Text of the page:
Institute for New Economic Thinking | 14 July 2021
New Ecuadorian government teams up with powerful international lobbies to rejoin investment treaties prohibited by the constitution
By Guillaume Long and Andrés Arauz
n his two months since becoming president, Guillermo Lasso has taken aggressive steps to rejoin Investor-State Dispute Settlement (ISDS) mechanisms that Ecuador had previously denounced. On June 21, Ecuador’s ambassador to Washington signed the country’s re-entry into the World Bank’s International Center for Settlement of Investment Disputes (ICSID), which Ecuador had pulled out of in 2009. Then, incredibly but perhaps unsurprisingly, Ecuador’s Constitutional Court decided that Ecuador’s reentry into ICSID did not require legislative ratification. Now, the government is pushing for a reinterpretation of the Constitution that would allow for Ecuador to enter into bilateral investment treaties (BITs).
Ecuador’s withdrawal from ICSID was part of a broader process that resulted in the termination of all of Ecuador’s BITs. Article 422 of the new Ecuadorian Constitution, adopted by popular referendum in 2008, stipulates: “The Ecuadorian State shall not enter into treaties or international instruments where the Ecuadorian State yields its sovereign jurisdiction to international arbitration entities in contractual or commercial disputes between the State and natural persons or legal entities.”
As a result, the government of Rafael Correa (2007–2017) terminated a first batch of BITs in 2008. A few months later, it left ICSID. In 2013, the Ecuadorian government commissioned a group of experts to audit its arbitration cases and all its BITs, including the legality of their ratification, and their repercussions on the country. The Commission for the Audit of Investment Protection Treaties (CAITISA), composed of academics, lawyers, government officials, and civil society groups, concluded that many of Ecuador’s BITs had not been adequately ratified. It also found that the treaties failed to attract foreign investment to Ecuador.
CAITISA’s report also identified the usual snags of ISDS mechanisms, not least the problematic issue of arbitration: lawyers with close ties to industry being contracted on a case-by-case basis to moonlight as arbitrators for these mechanisms, and Global South countries mostly losing (at best tying) arbitration cases against transnational corporations, even when the governments had been acting in the best interests of their country or defending the rights of their people. The report confirmed, as many academic studies had before, that foreign investment goes to countries that experience steady economic growth; have strong institutions, including a strong judiciary; and are stable, including politically and socially. It debunked, once again, the myth that aggressive deregulation and forfeiting sovereignty are a magical path to attracting investment. Furthermore, the report demonstrated that the BITs created a shield of impunity for transnational corporations’ environmental damage and tax evasion.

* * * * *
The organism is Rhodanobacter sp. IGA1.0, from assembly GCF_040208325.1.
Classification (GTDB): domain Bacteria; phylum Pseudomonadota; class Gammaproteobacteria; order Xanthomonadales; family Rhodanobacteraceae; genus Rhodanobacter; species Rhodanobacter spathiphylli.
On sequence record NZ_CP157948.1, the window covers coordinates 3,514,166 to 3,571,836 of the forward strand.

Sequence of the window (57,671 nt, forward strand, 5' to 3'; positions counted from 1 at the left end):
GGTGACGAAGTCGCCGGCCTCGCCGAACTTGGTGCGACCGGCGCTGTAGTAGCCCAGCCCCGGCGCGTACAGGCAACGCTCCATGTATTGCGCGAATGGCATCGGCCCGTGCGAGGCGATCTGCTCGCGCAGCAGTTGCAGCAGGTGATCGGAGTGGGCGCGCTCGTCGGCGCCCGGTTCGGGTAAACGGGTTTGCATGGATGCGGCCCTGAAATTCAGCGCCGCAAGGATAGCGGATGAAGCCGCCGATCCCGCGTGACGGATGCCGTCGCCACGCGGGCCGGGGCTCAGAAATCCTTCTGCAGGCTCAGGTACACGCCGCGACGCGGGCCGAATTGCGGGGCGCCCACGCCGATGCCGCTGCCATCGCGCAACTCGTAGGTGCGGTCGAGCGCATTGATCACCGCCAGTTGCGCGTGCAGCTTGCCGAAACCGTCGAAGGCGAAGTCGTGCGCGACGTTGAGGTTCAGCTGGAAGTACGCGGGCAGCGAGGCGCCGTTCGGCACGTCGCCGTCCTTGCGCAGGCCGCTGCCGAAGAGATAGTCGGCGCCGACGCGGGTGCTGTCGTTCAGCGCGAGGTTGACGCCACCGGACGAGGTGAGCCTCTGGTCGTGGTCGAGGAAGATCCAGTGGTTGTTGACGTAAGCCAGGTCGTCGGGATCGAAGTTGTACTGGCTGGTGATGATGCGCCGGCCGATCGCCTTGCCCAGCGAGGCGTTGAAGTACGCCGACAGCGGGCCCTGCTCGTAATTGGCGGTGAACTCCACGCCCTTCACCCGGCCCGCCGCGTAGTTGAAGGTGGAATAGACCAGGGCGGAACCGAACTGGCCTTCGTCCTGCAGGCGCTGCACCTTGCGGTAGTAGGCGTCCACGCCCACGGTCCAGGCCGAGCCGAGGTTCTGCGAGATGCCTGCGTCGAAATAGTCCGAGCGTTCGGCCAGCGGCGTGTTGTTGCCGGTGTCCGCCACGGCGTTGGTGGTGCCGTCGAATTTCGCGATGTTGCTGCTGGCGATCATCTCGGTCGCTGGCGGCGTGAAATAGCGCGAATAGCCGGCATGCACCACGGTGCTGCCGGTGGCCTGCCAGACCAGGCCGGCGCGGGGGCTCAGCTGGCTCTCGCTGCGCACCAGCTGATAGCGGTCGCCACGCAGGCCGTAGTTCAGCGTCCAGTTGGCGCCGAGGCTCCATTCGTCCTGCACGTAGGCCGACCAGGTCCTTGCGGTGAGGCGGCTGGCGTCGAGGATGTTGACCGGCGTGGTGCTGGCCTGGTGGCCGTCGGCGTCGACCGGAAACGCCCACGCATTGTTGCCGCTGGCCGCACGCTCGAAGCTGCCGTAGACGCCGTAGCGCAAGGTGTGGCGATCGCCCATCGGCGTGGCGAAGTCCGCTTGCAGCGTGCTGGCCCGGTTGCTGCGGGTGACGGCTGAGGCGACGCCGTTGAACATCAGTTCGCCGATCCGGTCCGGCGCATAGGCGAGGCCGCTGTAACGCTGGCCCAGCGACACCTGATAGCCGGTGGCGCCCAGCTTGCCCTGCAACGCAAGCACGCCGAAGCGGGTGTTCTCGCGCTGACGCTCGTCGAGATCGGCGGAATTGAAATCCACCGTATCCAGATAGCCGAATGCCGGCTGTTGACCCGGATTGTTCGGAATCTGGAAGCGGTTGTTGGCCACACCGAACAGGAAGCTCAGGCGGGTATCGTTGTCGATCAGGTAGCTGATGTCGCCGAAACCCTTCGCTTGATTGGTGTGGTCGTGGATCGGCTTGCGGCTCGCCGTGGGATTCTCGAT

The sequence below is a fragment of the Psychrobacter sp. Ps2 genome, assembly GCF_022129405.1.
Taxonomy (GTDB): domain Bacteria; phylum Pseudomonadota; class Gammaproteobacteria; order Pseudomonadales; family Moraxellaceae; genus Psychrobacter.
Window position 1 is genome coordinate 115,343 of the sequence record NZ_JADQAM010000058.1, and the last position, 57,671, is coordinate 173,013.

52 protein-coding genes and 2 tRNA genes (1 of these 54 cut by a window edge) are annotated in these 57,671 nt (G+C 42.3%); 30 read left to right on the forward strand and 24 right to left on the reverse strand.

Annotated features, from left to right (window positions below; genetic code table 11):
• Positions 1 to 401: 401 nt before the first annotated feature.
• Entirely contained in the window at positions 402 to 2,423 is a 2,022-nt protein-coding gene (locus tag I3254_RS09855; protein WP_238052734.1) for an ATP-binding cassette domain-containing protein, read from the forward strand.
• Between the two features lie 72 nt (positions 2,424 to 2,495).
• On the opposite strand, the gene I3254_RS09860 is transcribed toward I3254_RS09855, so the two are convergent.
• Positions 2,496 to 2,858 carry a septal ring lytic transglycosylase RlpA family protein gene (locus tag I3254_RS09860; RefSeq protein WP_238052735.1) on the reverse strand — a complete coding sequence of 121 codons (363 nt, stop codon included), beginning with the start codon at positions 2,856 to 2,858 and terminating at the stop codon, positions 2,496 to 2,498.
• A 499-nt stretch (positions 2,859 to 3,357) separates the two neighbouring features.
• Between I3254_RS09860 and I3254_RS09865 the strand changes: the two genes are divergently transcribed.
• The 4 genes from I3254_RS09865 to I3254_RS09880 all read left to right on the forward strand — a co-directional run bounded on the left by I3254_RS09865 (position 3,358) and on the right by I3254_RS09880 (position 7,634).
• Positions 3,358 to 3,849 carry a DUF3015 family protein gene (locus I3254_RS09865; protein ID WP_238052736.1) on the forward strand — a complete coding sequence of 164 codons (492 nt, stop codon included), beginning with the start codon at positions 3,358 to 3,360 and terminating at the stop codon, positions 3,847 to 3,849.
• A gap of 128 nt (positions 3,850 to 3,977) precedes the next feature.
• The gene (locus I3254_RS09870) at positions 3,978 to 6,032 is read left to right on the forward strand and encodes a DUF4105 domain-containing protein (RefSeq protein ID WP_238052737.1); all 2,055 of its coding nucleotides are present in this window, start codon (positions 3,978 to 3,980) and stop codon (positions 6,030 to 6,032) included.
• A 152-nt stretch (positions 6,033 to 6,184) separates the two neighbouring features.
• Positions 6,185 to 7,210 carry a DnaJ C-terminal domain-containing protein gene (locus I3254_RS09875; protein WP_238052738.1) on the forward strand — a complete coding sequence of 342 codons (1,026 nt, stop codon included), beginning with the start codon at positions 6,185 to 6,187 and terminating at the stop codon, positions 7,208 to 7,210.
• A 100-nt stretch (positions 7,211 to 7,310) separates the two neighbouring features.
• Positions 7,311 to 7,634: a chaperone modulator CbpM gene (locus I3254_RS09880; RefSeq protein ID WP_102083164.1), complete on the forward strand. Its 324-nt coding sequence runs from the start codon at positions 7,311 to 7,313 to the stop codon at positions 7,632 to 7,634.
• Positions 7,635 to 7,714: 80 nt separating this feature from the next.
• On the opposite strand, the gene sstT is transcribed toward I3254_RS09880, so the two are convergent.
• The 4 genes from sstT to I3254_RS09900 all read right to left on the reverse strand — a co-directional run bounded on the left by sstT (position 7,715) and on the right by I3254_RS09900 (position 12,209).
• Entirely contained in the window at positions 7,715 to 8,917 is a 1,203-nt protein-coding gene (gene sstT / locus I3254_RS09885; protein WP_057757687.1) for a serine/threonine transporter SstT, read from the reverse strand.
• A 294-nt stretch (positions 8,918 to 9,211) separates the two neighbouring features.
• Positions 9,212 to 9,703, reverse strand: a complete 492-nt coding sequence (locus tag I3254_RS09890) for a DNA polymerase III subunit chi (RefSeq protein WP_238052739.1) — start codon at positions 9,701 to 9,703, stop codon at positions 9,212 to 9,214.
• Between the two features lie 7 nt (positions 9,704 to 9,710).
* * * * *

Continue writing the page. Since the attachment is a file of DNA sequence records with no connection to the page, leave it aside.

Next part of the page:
Ecuador was also able to capitalize on a growing global consensus regarding the negative effects of ISDS, which many countries signed on to from the late ‘80s to the early 2000s, during the heyday of deregulation and race-to-the-bottom approaches to attracting investment. Some of the larger emerging economies had led the way: South Africa terminated its investment treaties in 2012; Indonesia in 2014; India in 2017. Among Latin American states, Brazil never ratified any treaties that included ISDS, and Bolivia terminated its BITs in 2008.
Even the European Union was having second thoughts, as a result of several EU member states being sanctioned by arbitration courts merely for upholding European law. This led European Commission President Jean-Claude Juncker to write, “… Nor will I accept that the jurisdiction of courts in the EU Member States is limited by special regimes for investor disputes.” Then Donald Trump announced that he would revisit the ISDS clauses of NAFTA, and both Democrats and some Republicans wanted to water down ISDS provisions in the US-Mexico-Canada Agreement that replaced NAFTA. The consensus around ISDS seemed to be dwindling. After fresh authorization from Parliament, and with prior decisions by the Constitutional Court, in May 2017, Ecuador finally terminated its 16 remaining BITs, including with global heavyweights such as the United States, the United Kingdom, France, Germany, Spain, China, and the Netherlands.
Ecuador’s next president, Lenín Moreno (2017–2021), did not share this critique of the mechanisms that corporations use to coerce states into shunning effective regulatory systems, be they in the realm of taxation, environmental safeguards, or labor rights. Eager to return to the neoliberal policies of the 1990s, and under intense lobbying from transnational corporations, the Moreno government asked the Constitutional Court to reinterpret Article 422, arguing that it only applied to trade disputes. The move was remarkable in its audacity: Article 422, which mentions the generic term “contract,” is clearly intended to prohibit arbitration of investment disputes. The minutes from the Constituent Assembly that drafted the Constitution, and the Constitutional Court’s multiple prior decisions, also support the interpretation that Article 422 concerns investment. The court has thus received scores of amicus curiae from reputed domestic and foreign academic experts and from civil society organizations calling on it to reject the bid.